Over half Britain’s daily electricity came from wind power on 28 December for the first time on record. This was partly the consequence of the arrival of Storm Bella, which brought with it gusts of up to 100 mph. Wind power provided 50.7 per cent of Britain’s daily electricity, the first time greater than 50 per cent had been maintained for 24 hours.
While 28 December set a record for the highest share of power generated by windfarms, it was not a record for the most power they have ever supplied. That was set earlier in December, when windfarms delivered 17.3 GW. Because there was higher demand at the time, the percentage share of total power generation on this occasion was 40 per cent.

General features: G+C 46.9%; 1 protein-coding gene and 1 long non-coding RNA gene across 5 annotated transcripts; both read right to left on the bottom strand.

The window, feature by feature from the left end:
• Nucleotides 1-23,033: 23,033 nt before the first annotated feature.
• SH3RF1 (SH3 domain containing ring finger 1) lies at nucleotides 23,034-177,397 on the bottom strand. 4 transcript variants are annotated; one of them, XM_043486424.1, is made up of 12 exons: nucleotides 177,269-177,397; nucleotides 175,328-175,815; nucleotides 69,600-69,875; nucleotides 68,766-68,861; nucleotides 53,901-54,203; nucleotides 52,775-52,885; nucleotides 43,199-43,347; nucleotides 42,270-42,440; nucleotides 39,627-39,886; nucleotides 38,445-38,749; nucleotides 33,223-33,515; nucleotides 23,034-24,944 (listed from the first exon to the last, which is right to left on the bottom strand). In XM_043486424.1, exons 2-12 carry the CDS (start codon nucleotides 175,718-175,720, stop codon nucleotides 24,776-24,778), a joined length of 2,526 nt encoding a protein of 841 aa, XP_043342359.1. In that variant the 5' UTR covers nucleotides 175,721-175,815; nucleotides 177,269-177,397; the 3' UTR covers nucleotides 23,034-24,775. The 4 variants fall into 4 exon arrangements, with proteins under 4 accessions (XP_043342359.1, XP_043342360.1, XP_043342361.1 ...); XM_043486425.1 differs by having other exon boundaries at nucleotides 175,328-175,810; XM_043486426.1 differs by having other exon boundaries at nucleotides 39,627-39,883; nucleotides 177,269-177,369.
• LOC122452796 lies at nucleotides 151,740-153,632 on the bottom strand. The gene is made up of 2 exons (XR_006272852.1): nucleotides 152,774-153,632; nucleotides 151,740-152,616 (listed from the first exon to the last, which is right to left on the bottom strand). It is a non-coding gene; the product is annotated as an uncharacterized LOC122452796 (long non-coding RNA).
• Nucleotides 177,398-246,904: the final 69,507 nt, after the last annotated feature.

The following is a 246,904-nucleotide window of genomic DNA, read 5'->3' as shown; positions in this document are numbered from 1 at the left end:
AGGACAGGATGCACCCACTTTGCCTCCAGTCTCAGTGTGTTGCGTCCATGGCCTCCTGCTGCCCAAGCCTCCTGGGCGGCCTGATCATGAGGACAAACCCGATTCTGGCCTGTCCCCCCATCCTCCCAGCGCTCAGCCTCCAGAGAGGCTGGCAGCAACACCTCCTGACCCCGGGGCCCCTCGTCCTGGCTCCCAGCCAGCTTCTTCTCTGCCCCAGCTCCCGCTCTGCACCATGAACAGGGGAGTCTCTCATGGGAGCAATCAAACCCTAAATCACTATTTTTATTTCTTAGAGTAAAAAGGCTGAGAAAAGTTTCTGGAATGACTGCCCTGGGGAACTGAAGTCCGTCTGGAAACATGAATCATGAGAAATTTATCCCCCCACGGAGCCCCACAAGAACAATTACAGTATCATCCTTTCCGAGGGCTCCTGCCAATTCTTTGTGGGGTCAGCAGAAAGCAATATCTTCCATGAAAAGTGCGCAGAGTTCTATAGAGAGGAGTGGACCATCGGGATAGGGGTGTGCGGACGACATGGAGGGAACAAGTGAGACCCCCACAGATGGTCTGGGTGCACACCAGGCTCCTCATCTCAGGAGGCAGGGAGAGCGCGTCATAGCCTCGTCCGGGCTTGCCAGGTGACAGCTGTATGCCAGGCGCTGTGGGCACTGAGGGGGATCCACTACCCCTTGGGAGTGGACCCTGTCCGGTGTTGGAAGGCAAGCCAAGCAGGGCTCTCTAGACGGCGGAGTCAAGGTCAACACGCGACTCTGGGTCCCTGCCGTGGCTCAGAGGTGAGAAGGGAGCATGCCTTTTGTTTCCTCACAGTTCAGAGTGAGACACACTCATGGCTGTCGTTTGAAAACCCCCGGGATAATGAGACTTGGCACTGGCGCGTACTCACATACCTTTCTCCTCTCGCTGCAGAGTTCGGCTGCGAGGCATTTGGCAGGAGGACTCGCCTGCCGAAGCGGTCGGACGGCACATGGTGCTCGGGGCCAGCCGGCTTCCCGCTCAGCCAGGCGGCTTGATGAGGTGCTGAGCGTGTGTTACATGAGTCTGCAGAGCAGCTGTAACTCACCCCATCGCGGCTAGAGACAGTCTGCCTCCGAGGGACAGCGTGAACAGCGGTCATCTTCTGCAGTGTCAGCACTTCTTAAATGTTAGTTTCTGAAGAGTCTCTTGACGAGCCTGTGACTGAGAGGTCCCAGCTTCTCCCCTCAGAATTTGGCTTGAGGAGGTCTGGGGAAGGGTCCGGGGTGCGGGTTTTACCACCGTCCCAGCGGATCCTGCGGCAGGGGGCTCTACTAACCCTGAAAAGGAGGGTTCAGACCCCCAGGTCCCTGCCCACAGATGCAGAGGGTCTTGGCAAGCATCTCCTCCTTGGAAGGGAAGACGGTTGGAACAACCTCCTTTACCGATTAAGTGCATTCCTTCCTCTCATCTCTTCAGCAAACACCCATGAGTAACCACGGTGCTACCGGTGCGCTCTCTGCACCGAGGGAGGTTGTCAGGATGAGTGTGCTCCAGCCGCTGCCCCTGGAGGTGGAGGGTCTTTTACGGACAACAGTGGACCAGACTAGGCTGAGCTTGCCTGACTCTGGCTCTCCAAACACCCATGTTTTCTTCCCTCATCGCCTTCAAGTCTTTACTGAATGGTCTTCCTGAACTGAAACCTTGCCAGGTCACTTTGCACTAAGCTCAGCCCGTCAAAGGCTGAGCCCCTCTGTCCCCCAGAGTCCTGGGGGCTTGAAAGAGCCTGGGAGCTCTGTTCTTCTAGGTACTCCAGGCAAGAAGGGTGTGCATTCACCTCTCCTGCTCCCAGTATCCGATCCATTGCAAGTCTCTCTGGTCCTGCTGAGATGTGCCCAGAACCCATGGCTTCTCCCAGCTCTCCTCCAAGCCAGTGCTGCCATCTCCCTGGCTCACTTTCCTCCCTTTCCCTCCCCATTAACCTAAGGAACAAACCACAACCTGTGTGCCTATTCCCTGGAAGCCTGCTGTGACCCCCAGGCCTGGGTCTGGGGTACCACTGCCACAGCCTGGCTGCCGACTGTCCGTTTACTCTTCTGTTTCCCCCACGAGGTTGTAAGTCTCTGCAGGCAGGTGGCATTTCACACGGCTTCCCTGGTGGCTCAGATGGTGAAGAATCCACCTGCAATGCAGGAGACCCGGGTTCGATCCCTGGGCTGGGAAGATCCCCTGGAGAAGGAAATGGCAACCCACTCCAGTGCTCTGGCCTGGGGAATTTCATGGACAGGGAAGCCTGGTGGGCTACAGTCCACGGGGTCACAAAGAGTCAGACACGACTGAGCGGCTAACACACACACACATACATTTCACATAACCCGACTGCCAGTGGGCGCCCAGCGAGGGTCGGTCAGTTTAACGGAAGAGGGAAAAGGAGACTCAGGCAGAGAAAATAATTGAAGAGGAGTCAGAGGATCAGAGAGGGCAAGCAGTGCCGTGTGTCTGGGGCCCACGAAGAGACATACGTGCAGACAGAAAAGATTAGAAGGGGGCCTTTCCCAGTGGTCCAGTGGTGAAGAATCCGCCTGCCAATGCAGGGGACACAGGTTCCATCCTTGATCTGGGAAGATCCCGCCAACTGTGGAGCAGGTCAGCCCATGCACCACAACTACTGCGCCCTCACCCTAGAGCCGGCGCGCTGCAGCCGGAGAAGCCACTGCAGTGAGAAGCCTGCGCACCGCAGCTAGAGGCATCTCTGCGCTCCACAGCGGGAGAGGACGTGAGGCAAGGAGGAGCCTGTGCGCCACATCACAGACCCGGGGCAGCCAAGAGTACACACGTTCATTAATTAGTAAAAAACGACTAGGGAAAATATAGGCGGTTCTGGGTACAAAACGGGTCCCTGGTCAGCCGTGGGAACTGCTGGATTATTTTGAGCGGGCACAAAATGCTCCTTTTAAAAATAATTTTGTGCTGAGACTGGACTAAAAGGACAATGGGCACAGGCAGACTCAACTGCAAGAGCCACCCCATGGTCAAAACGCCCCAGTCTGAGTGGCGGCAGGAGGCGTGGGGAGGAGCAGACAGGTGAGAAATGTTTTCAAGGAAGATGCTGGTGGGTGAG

The record follows several new low-carbon records set in 2020, as Covid-19 restrictions depressed power demand, helping wind and solar gain a larger share of the energy mix. Fossil fuels have been increasingly edged out as a result.
Gas and coal power plants made up 36 per cent of electricity generated in Britain in the year up to 21 December 2020, according to data from National Grid , down from 46 per cent in 2019. Wind and solar delivered 29 per cent of electricity, up from 23 per cent last year, according to the early data report.